Farmers in Himachal Pradesh are ditching traditional food crops to grow aromatic plants that offer higher and assured returns
“The people in my village thought I had gone mad when I decided to give up maize and grow wild marigolds in 2017,” says Pawan Kumar, a farmer in Himachal Pradesh. “The rebukes grew stronger when the flowers failed to bloom the first season,” recalls the 45-year-old resident of the backward Talla village in Chamba district that does not even have a motorable road.
Today, Pawan has become a role model for most farmers in the district. He earns a phenomenal Rs 1.2 lakh a hectare — which is roughly five times what he would earn from maize cultivation.
Similarly, Ganesh Prashar from Band Kadian village in Kangra district is reaping the benefits of lemon grass which he started growing just four years ago. “I started farming in one bigha (6 bigha is a hectare) and today I am cultivating 46 bighas. I have also formed a society of 25 farmers, 16 of whom have already shifted to lemon grass cultivation,” he says.
Like Pawan and Prashar, farmers across the hill state are finding refuge in aromatic plant cultivation as income from traditional crops has become erratic primarily due to extreme weather events like hail and frost, and rampant animal attacks.
“Food grain crop has almost lost its relevance and become unviable in lower hills like Hamirpur, Bilaspur, Una and Kangra. In contrast, aromatic plants used for essential oils provide a new hope,” says Tej Pratap, vice chancellor of G B Pant University of Agriculture and Technology in Pantnagar, Uttarakhand.
The aromatic plants are hardy, less prone to animal attacks and, most importantly, have a huge demand in the perfume, flavouring, and condiment industries.
The domestic industry imports marigold from Australia, France, Brazil and Kenya. The global essential oil market demand is projected to expand at a compounded annual growth rate of 8.6 per cent from 2019 to 2025.
“In just three year, beginning 2017, close to 700 hectares (ha) have been brought under cultivation of aromatic plants. What is even better is that the bulk of this land is wasteland or unproductive farmland,” says Rakesh Kumar, principal scientist at the Council of Scientific & Industrial Research or CSIR’s Institute of Himalayan Bioresource Technology (IHBT) at Palampur.
He adds that the state produced 7.6 tonnes of essential oil from wild marigold alone in the past two years. “This benefited 861 farmers who cumulatively earned Rs 5.56 crore.”
Besides training farmers in cultivation of aromatic plants, IHBT has set up 16 essential oil distillation units in the state that are operated by farmers’ cooperatives. CSIR has started the Aroma Mission, under which it plans to expand cultivation of essential oil yielding crops to 5,500 hectares by 2022.
“We have tied up a buy back arrangement with private companies,” Rakesh says. The distillation units are steam-based and run on firewood, which is available in abundance in the villages. The agency also provides the seeds for free.
The main wild marigold-growing regions in the state are Bhatiyat and Salooni villages in Chamba district, Seraj and Gogardhar in Mandi district, Banjar in Kullu district and Rampur in Shimla district, says Sanjay Kumar, director CSIR-IHBT. At the same time, lemon grass has picked up in Una, Bilaspur and Kangra districts, which are in the lower hill regions and have a warm climate.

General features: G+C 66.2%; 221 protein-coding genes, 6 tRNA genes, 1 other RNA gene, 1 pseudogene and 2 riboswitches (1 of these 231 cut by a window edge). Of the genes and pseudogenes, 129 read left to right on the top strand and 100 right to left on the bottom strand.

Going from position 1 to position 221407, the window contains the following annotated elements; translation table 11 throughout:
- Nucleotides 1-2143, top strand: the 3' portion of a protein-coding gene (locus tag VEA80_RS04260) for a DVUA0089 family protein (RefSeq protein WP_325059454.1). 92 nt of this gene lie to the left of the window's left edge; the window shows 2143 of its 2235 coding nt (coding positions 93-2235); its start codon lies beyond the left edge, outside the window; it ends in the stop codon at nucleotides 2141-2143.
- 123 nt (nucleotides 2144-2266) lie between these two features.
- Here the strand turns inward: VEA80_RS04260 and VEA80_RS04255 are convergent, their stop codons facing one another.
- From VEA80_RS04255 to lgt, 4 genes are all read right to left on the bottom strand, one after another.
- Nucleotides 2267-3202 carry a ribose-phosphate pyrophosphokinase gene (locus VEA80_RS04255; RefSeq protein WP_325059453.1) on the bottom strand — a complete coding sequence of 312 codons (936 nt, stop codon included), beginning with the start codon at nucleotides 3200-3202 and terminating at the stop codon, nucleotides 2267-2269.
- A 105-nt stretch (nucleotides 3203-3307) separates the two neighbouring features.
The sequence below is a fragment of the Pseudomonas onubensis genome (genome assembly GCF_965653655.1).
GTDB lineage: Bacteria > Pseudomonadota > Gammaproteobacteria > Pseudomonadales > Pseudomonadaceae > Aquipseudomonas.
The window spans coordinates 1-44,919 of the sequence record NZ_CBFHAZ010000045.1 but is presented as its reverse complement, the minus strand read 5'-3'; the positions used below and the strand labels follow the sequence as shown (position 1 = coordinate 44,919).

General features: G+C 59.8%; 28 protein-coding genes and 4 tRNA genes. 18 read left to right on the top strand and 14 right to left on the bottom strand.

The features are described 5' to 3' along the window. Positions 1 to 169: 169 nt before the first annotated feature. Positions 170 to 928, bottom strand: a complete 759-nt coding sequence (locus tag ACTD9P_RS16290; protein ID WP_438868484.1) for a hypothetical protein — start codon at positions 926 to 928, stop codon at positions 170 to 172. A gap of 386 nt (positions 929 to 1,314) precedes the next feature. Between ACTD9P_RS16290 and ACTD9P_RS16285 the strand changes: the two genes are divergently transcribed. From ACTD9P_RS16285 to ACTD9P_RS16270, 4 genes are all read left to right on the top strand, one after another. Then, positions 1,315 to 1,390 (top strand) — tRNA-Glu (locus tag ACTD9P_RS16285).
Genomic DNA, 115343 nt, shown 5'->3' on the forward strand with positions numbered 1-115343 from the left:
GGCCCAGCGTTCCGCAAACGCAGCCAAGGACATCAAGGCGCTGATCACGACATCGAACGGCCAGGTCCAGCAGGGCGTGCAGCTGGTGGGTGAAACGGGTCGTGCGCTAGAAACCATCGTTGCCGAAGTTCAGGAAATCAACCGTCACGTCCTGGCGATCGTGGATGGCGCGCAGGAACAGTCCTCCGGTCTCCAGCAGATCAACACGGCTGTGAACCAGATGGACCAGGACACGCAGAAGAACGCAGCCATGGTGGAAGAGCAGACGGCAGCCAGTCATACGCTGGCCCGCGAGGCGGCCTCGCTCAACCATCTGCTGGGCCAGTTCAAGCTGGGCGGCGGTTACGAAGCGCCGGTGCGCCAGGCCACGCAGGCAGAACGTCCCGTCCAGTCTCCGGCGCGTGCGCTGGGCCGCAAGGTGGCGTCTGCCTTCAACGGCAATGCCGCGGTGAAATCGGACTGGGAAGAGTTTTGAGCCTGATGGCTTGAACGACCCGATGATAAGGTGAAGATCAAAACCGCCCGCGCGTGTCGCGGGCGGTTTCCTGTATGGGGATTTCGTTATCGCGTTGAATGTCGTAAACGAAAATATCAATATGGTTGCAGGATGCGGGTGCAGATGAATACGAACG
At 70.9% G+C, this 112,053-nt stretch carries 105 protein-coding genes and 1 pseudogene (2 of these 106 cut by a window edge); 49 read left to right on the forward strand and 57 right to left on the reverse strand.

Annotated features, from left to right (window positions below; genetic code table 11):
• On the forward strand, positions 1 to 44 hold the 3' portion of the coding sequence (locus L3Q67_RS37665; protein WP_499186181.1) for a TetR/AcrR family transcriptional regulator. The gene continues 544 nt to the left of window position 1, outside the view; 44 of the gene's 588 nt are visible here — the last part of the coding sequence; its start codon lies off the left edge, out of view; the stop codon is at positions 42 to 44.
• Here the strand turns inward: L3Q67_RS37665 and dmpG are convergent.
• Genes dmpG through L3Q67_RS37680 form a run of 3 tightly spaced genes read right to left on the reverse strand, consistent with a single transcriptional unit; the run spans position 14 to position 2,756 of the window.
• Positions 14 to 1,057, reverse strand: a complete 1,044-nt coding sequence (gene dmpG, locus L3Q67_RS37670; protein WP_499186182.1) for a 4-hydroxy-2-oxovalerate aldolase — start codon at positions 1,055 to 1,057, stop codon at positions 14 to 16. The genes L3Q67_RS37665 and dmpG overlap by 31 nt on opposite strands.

“We introduced wild marigold cultivations in Uttarakhand and Jammu & Kashmir, but the success rate in Himachal Pradesh is notable,” says Kumar, highlighting the viability of aromatic plants in the state. He adds that the plants can be harvested within three to four months and can be cultivated mono-crop or inter-crop in orchards.
The price they fetch is substantially higher. Pawan says a bigha produces 3,000-4,000 kg of wild marigold. “I get 700-800g of oil for every 100 kg of the flower and a kg of marigold oil fetches Rs 7,000,” he adds.
In the case of lemon grass, one bigha has a yield of 4,500 to 5,000 kg. At the same time, every 100 kg of lemon grass produces 16-17 kg oil that sells for Rs 800 to 850 a kg.
CSIR is planning to promote damask rose in Kangra, Mandi, Kullu and Chamba districts. The organisation’s field results have been encouraging. One ha can yield 2,500 to 3,000 kg of fresh roses, which translate into 625 to 750 g of oil and 1,200 to 1,500 litres of rose water. The market price of rose oil is Rs 7 to 8 lakh a kg while rose water fetches Rs 250 to 400 per litre.
Shiv Kumar Vashisht, a Gujarat-based essential oils trader who buys Prashar’s lemon grass, believes the prices will further increase if the government recognises the farms as organic. Under the current norms, a farm can be called organic after three successive years of standardised testing and certification.
“Most farmers in the state do not use any chemicals to grow aromatic plants. I have got Parshar’s yields checked by a German agency which certified it as organic,” he says.
Kulbhshan Upmanyu of Himalayan Niti Abhiyan, a people’s collective, says the assured high returns that these crops promise can stop the current migration from the state and bring the young back to farming. “This will be a great positive for the state.”
This was first published in Down To Earth's print edition (dated 1-15 November, 2019)
We are a voice to you; you have been a support to us. Together we build journalism that is independent, credible and fearless. You can further help us by making a donation. This will mean a lot for our ability to bring you news, perspectives and analysis from the ground so that we can make change together.
Comments are moderated and will be published only after the site moderator’s approval. Please use a genuine email ID and provide your name. Selected comments may also be used in the ‘Letters’ section of the Down To Earth print edition.